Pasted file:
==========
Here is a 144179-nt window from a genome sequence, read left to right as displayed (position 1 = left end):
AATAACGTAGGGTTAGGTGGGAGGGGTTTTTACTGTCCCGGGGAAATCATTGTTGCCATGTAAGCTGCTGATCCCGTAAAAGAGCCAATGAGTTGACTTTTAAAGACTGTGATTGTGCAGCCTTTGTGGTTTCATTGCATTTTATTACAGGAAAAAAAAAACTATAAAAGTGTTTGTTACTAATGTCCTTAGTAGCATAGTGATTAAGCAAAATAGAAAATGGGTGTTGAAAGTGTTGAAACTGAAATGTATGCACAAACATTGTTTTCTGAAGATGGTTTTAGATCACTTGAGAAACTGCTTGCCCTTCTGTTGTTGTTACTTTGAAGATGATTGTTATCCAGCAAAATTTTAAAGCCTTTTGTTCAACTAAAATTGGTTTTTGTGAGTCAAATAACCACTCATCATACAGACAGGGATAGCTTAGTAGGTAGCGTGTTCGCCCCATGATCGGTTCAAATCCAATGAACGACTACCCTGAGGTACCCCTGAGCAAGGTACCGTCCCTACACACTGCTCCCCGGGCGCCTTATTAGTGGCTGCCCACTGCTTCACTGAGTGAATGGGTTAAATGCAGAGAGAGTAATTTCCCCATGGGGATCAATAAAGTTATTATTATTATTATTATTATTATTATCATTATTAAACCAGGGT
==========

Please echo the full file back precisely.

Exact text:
Here is a 144179-nt window from a genome sequence, read left to right as displayed (position 1 = left end):
AATAACGTAGGGTTAGGTGGGAGGGGTTTTTACTGTCCCGGGGAAATCATTGTTGCCATGTAAGCTGCTGATCCCGTAAAAGAGCCAATGAGTTGACTTTTAAAGACTGTGATTGTGCAGCCTTTGTGGTTTCATTGCATTTTATTACAGGAAAAAAAAAACTATAAAAGTGTTTGTTACTAATGTCCTTAGTAGCATAGTGATTAAGCAAAATAGAAAATGGGTGTTGAAAGTGTTGAAACTGAAATGTATGCACAAACATTGTTTTCTGAAGATGGTTTTAGATCACTTGAGAAACTGCTTGCCCTTCTGTTGTTGTTACTTTGAAGATGATTGTTATCCAGCAAAATTTTAAAGCCTTTTGTTCAACTAAAATTGGTTTTTGTGAGTCAAATAACCACTCATCATACAGACAGGGATAGCTTAGTAGGTAGCGTGTTCGCCCCATGATCGGTTCAAATCCAATGAACGACTACCCTGAGGTACCCCTGAGCAAGGTACCGTCCCTACACACTGCTCCCCGGGCGCCTTATTAGTGGCTGCCCACTGCTTCACTGAGTGAATGGGTTAAATGCAGAGAGAGTAATTTCCCCATGGGGATCAATAAAGTTATTATTATTATTATTATTATTATTATCATTATTAAACCAGGGT